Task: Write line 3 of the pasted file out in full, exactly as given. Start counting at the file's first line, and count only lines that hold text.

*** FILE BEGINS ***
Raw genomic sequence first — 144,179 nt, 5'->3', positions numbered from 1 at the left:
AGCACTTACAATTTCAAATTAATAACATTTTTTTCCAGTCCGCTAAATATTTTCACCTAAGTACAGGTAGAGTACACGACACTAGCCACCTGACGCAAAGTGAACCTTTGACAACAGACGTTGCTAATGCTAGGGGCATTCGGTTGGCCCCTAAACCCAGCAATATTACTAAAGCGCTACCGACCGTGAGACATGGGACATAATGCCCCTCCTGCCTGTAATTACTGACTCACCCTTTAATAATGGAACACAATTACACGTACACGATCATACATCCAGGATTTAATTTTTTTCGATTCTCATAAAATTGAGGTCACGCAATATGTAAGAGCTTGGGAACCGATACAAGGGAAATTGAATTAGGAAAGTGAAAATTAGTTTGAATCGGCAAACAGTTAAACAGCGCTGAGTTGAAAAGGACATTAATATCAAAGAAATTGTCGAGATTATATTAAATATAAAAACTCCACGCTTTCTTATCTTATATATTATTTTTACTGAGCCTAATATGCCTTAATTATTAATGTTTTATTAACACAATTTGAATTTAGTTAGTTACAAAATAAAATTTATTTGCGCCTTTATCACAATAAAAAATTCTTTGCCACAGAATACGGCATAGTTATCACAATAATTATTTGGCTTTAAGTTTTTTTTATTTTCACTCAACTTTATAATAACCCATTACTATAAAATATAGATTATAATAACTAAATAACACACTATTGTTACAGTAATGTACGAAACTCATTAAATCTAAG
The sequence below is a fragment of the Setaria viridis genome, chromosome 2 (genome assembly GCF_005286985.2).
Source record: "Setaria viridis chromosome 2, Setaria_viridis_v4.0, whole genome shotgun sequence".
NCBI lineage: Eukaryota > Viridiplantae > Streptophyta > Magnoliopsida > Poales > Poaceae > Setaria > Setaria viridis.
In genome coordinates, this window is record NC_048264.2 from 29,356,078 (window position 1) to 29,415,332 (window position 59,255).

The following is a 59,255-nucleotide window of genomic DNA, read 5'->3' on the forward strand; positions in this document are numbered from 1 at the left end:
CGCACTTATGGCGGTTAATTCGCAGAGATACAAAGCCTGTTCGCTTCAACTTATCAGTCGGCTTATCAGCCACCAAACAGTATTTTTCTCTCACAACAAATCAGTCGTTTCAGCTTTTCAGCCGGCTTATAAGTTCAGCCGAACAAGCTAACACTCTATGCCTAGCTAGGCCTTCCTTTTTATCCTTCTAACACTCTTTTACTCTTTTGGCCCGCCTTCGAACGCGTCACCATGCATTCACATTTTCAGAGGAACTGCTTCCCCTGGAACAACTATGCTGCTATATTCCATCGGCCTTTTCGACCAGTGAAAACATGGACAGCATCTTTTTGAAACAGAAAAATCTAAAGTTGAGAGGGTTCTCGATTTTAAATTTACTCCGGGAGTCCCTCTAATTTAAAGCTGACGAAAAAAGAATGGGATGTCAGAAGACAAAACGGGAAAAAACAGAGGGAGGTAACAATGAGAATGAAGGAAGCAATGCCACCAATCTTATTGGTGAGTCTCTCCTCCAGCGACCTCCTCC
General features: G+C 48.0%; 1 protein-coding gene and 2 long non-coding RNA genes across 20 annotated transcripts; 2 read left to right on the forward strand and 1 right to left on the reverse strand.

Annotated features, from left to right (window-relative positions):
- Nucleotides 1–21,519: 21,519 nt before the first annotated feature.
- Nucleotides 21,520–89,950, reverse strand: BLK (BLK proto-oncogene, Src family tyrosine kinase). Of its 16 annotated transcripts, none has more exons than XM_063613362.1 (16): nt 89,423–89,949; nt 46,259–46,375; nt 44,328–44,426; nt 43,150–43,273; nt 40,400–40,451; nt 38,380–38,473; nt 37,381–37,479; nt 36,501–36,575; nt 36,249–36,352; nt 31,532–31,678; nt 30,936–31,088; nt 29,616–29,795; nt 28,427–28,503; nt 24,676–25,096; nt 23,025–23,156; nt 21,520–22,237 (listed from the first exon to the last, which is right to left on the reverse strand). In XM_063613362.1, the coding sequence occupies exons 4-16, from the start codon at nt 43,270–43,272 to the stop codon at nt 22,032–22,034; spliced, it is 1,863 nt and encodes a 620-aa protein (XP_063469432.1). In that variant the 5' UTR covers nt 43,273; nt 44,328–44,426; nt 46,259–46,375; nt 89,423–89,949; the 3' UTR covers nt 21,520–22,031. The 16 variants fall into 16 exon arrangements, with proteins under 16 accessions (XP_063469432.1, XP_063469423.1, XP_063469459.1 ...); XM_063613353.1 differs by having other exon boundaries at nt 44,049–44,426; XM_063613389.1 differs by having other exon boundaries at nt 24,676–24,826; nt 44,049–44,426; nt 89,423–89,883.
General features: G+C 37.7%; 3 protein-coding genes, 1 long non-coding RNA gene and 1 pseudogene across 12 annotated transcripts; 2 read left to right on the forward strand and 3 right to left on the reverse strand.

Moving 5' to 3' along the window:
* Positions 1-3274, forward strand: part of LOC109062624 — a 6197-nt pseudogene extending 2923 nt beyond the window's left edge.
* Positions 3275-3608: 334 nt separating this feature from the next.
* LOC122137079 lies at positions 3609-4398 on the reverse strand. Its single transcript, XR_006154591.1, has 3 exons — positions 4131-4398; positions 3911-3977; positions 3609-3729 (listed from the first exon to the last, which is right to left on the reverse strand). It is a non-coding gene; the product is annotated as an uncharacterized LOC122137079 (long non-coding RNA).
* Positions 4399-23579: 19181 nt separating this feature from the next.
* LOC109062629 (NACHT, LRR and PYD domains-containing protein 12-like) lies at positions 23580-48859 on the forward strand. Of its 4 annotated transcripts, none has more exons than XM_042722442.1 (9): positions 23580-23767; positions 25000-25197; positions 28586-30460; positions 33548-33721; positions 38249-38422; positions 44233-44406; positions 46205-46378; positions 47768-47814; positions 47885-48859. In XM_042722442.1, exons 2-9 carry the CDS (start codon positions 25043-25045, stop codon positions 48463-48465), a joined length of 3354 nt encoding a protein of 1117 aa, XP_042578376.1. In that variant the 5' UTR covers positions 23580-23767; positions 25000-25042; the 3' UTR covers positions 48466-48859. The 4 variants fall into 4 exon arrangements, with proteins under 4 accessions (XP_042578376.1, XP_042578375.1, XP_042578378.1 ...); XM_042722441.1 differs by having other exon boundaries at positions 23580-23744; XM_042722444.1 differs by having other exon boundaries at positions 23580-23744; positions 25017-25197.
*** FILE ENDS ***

The sequence below is a fragment of the Setaria viridis genome, chromosome 2 (genome assembly GCF_005286985.2).